Here's what is true: Anthony was born in Minnesota on October 3, 1938, and moved with his family to Wickenburg, Arizona, at age 10. The desert town called itself the "dude ranch capital of the world." His mother, a nurse's aide, ran a small nursing home until her death in 1997. His parents divorced, and his father died in 1972.
Anthony, however, has made many claims that the Dallas Observer found to be false or exaggerated after interviewing numerous people who grew up with him and examining public records as well as documents provided by Anthony himself.
Claim: Anthony says he was Wickenburg's most notorious juvenile delinquent. At age 16, he says, he grew his hair and beard long, used heroin with a girlfriend and stole cars.
Reality: His classmates and younger sister say that Anthony did not have long hair and a beard in high school. Outwardly, at least, he was an ordinary teen. An article that appeared on August 12, 1955, in the Wickenburg Sun lists Anthony, then 16, as a Safeway employee. His senior picture in the 1956 Wickenburg High School annual shows a neatly groomed Anthony wearing a National Honor Society pin on his lapel. He was co-editor of the yearbook and belonged to the radio club.
Claim: Anthony told The New Yorker in 2004 that he was arrested for setting fire to a 40-foot wooden cross in a desert amphitheater on Easter morning in 1955 and was given the choice of prison or the military. Anthony picked the Air Force, enlisting in March 1956, two months before he would have graduated from high school.
Reality: He did enlist in the Air Force, but the fiery cross had nothing to do with it. In 1995, Anthony told The Charlotte Observer that when he was "about 14," he and another boy burned the cross as a prank but were never arrested.
Claim: In the Air Force during the Cold War, Anthony was chosen for a top-secret unit that looked for evidence of nuclear weapons tests. While witnessing a nuclear bomb test in the South Pacific, he was blown into the water. Then, after receiving "two presidential citations," Anthony left the military but continued clandestine work. From 1956 to 1968, "Anthony skulked behind the Iron and Bamboo Curtains, installing arrays of seismic, atmospheric, and oceanographic sensors," The New Yorker said.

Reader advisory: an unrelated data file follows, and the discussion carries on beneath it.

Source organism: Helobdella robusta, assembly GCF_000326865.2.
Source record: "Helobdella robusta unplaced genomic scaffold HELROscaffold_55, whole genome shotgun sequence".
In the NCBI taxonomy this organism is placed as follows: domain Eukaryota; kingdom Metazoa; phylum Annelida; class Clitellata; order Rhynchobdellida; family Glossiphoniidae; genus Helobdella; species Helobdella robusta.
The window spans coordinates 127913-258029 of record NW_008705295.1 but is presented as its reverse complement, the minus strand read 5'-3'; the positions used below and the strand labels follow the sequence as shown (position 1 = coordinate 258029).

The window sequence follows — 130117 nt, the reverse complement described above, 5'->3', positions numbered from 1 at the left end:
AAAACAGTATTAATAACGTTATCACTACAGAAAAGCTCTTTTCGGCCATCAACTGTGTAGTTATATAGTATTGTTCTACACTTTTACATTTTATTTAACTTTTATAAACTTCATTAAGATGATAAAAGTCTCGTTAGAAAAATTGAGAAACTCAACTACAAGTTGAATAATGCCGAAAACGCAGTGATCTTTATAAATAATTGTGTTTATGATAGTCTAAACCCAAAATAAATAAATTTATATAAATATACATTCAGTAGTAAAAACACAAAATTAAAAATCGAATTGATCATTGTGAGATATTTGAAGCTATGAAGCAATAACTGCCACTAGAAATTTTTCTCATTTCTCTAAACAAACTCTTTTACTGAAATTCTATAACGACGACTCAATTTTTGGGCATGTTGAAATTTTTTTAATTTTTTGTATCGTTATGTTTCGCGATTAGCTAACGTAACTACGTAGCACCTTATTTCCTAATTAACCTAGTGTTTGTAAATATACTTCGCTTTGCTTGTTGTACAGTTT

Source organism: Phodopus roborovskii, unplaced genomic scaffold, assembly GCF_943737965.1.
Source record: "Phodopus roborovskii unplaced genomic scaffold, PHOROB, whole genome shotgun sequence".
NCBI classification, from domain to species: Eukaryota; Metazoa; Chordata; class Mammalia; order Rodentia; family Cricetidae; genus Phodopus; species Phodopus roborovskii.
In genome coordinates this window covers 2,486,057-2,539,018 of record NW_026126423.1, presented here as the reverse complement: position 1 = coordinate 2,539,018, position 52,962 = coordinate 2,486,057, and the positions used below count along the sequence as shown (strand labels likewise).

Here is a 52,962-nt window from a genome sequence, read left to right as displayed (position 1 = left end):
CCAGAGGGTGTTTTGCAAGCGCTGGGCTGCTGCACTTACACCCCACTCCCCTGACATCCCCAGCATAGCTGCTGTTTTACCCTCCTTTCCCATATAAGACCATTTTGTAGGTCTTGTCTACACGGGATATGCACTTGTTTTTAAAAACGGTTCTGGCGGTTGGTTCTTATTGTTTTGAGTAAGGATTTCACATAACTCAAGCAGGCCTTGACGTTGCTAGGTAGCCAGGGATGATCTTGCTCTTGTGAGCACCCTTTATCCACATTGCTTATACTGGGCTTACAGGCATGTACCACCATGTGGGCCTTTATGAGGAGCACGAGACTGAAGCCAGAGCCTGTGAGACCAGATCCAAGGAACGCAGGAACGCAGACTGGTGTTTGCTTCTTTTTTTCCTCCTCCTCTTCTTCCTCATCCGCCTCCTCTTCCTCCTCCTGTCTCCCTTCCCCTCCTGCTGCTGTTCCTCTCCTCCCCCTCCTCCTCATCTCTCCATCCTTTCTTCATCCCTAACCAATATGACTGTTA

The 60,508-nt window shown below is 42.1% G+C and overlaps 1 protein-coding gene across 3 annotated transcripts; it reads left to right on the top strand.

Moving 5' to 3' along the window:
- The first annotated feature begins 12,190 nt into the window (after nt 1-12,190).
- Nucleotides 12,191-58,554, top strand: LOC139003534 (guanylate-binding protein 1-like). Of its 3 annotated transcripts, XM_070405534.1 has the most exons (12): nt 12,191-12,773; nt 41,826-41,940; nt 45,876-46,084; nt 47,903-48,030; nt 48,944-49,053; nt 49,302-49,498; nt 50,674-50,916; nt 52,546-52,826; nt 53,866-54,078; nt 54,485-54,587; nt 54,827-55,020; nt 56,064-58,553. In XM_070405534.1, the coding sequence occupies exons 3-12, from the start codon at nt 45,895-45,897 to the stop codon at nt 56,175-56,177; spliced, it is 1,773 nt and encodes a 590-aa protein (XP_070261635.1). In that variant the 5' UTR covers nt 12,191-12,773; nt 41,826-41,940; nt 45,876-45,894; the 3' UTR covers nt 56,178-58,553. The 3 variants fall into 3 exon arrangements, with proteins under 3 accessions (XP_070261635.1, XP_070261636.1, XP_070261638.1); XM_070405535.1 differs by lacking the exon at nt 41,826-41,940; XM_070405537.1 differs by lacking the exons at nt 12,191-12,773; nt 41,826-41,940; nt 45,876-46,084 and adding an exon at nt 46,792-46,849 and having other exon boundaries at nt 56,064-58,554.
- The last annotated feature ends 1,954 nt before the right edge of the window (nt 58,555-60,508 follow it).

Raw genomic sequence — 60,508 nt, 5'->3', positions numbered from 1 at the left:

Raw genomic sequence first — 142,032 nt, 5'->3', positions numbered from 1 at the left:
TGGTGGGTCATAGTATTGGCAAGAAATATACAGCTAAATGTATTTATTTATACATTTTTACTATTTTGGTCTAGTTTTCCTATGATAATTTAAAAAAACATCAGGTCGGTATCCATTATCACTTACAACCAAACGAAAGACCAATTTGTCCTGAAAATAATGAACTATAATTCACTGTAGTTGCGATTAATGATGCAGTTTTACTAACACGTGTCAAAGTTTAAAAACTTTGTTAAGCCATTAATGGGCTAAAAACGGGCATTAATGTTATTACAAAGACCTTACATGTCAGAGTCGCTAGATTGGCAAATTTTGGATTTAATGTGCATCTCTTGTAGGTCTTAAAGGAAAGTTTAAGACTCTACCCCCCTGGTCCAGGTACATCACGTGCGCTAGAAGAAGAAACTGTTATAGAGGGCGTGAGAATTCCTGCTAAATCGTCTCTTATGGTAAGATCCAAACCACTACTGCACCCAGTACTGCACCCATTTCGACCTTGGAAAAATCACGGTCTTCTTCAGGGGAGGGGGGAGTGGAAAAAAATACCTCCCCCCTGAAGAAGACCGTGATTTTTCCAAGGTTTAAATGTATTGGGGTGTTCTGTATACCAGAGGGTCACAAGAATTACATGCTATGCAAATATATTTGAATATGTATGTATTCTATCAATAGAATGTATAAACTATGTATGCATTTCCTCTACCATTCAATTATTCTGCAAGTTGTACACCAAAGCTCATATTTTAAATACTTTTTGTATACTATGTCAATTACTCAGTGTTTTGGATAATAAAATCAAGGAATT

To fight Robert Tilton's charges that he lied about his background, Anthony obtained an affidavit in 1991 from a former commanding officer stating that from 1956 to 1968, Anthony was a "surveillance operative and analyst" for the Air Force and later was a contract employee. He had top-secret clearance and was "trained and qualified in foreign and domestic small arms." The affidavit also notes that he "studied and translated in several foreign languages" and acquired "advanced training in surveillance techniques."
Reality: Anthony's DD-214, a discharge record that the Observer obtained with his permission, confirms that Anthony served in the Air Force from March 13, 1956, until December 10, 1959, as a "special weapons maintenance technician." But the only training he received beyond basic was a 10-month school in electronics. Anthony admits he speaks no foreign languages. He received the Good Conduct Medal and two "outstanding unit" awards and was discharged as an airman second class.
When the Observer contacted Captain William D. Ballard, who supposedly wrote the affidavit provided in the Tilton case, he offered a different version of events. He confirmed that Anthony was chosen for a top-secret unit of the USAF that installed seismic monitoring systems to detect nuclear weapons tests around the world. But while Anthony spent almost a year in South Korea and four months in Alaska, his group did not go behind the "Iron and Bamboo Curtains." There's no evidence from his record that Anthony witnessed atomic tests in the South Pacific. "We were not that kind of field operation," Ballard says.
Ballard didn't return several other phone calls from the Observer when I sought to confirm whether he'd written the affidavit in the first place.
Claim: Anthony's résumés, campaign literature and Trinity press releases say that he received his "formal education" at the University of Arizona, SMU and Harvard.
Reality: The sum total: an uncompleted semester at UA, a seminar at SMU and a short continuing-education business management course at Harvard.
Claim: The New Yorker quoted Anthony as saying, "I own nothing, I have nothing, and I make $55 a week...I'm 66 years old, and I have no privacy and no retirement plan."
Reality: Records provided by Anthony show that since 1985, he has received an annuity of $600 a month, plus lump sum payments paid on November 1 every five years, for a total of approximately $214,000 to date. The last lump sum payment was $25,000 in 2005.